The X-Pro1 has an excellent midrange noise profile and intelligent JPEG processing, which means that under the right circumstances you can shoot as high as ISO 1600 with relatively little loss of image detail and without having to process the raw files.
Caption byLori Grunin
/ Photo by Matthew Fitzgerald/CNET
A combination of a light touch on the processing, an extremely sharp lens, and the new sensor results in exceptionally fine detail rendering for an APS-C-sized sensor.
(1/250 sec, f3.2, ISO 200, multi metering, AWB, 35mm lens)
Shots like this show almost no noise, processing or compression artifacts in the area of focus, and there's just a tiny bit of grain in the out-of-focus areas (plus some chromatic aberration, which is common).
(1/60 sec, f2, ISO 800, spot metering, AWB, 18mm lens)
While you can see some mushiness in the flat areas from the noise and consequent noise-reduction algorithms, there's very little loss of sharpness. This is really good for an ISO 6400 JPEG in a camera less than $2,000 (at least for now).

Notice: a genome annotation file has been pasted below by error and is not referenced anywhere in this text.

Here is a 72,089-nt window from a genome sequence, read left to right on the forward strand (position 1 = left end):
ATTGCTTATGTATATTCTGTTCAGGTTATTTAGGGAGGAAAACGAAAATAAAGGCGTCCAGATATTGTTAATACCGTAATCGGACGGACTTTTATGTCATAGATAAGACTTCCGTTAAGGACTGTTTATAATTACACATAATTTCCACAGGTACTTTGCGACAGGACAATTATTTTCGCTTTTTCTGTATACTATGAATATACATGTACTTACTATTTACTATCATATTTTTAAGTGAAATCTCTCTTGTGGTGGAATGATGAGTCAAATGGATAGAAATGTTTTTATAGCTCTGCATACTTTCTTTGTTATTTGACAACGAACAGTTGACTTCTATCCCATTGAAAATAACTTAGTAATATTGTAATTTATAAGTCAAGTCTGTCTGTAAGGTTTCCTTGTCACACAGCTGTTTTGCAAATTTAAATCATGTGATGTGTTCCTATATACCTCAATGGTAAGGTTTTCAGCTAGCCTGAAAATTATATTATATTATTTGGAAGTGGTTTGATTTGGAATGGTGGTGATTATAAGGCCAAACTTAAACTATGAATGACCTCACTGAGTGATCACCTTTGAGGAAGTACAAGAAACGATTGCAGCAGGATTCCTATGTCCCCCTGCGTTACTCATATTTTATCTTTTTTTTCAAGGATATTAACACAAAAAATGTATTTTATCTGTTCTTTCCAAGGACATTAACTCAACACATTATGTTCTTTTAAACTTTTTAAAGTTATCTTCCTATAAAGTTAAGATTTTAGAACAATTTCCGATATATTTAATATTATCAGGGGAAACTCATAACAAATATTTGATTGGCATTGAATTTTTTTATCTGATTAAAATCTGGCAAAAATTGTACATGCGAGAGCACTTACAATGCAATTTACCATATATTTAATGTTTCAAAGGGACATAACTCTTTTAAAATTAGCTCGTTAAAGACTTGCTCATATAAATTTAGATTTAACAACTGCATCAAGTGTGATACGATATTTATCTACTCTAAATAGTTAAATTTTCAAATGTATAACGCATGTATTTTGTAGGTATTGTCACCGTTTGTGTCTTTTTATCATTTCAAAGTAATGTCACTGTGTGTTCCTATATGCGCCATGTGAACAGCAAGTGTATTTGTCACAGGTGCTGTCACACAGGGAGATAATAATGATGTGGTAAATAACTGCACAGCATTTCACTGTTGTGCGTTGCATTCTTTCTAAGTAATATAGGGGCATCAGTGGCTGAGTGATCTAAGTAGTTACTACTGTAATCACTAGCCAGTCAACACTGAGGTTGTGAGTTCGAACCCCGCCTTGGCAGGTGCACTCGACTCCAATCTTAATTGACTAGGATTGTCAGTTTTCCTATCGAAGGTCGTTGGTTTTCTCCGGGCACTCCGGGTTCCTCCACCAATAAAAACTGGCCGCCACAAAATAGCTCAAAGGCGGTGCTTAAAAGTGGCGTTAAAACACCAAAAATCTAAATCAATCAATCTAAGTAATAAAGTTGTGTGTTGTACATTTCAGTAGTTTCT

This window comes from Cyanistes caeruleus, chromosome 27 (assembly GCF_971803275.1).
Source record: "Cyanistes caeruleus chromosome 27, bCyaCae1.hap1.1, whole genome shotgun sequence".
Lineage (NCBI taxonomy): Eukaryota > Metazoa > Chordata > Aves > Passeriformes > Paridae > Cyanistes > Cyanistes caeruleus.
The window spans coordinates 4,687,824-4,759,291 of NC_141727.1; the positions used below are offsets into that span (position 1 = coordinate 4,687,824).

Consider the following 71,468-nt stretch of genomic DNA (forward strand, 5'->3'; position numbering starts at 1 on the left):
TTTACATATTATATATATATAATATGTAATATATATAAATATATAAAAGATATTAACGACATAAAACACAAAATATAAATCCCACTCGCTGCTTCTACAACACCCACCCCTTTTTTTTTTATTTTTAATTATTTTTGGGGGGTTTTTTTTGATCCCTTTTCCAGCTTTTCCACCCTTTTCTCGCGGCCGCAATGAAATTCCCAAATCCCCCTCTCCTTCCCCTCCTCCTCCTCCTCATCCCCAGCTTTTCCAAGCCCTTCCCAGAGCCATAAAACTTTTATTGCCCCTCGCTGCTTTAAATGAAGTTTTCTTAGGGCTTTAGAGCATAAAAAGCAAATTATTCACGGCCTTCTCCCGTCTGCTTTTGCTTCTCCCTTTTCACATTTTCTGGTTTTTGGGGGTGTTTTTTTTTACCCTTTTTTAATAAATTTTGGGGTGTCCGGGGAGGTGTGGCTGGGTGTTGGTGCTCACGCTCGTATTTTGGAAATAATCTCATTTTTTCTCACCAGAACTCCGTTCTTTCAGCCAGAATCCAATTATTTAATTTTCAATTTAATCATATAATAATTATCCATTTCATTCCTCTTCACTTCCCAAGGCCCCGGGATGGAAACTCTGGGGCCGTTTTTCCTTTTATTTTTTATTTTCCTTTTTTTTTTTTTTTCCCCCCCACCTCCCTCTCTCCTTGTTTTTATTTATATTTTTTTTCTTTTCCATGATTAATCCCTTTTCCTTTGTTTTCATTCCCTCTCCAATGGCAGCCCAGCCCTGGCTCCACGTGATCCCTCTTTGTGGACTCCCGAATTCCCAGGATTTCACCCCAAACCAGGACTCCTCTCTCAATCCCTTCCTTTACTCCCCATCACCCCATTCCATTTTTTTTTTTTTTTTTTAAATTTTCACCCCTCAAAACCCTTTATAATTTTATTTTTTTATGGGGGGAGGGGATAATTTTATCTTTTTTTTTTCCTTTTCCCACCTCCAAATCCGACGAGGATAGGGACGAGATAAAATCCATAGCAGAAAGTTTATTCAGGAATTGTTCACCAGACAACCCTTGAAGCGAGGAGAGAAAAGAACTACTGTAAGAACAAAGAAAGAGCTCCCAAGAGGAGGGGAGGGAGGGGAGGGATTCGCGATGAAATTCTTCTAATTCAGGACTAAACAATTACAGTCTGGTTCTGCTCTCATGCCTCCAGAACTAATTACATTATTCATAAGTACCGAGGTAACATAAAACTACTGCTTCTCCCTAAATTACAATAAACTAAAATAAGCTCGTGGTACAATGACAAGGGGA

(1/60 sec, f5.6, ISO 6400, spot metering, AWB, 18mm lens)
In very low light you do start to see more traditional artifacts at higher ISO sensitivities in JPEGs, including hot pixels and loss of detail from noise suppression. That said, I was able to get nearly the same exposure at ISO 250 (albeit at a much slower shutter speed) which was exceptionally clean.
(1/2200 sec, f1.4, ISO 6400, spot metering, AWB, 35mm lens)
That which makes the X-Trans sensor amenable to sharp still photos and which reduces the need for a low-pass filter makes it more susceptible to moiré in video. That, plus you can see some block artifacts from the video compression.
While there's a slight bit of orange in these flowers, it's nowhere near as pronounced as rendered in this photo; the inset, a different shot, more accurately depicts what the flowers look like to the eye. This seems to be a problem with the JPEG algorithm, since the raws look fine (see next slide).
(1/250 sec, f2.8, ISO 200, spot metering, AWB, 35mm lens)
This shows the huge difference in accuracy and quality of shooting JPEG vs. raw with the new Fujifilm sensor. The bottom raw is corrected to allow for the greater dynamic range necessary to accurately render the extreme reds and recover detail in this shot (the inset is the JPEG).
(1/280 sec, f5.6, ISO 200, multi metering, AWB, 18mm lens)